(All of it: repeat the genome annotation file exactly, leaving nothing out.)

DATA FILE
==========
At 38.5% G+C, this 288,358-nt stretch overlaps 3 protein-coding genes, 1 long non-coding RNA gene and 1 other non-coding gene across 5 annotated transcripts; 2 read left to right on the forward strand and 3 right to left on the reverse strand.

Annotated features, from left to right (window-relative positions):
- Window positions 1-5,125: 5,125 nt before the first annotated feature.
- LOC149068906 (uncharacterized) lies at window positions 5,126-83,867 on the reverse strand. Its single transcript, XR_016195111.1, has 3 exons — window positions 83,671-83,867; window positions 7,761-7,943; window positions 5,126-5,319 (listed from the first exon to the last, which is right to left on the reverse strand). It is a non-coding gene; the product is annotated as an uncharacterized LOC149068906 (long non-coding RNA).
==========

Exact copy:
At 38.5% G+C, this 288,358-nt stretch overlaps 3 protein-coding genes, 1 long non-coding RNA gene and 1 other non-coding gene across 5 annotated transcripts; 2 read left to right on the forward strand and 3 right to left on the reverse strand.

Annotated features, from left to right (window-relative positions):
- Window positions 1-5,125: 5,125 nt before the first annotated feature.
- LOC149068906 (uncharacterized) lies at window positions 5,126-83,867 on the reverse strand. Its single transcript, XR_016195111.1, has 3 exons — window positions 83,671-83,867; window positions 7,761-7,943; window positions 5,126-5,319 (listed from the first exon to the last, which is right to left on the reverse strand). It is a non-coding gene; the product is annotated as an uncharacterized LOC149068906 (long non-coding RNA).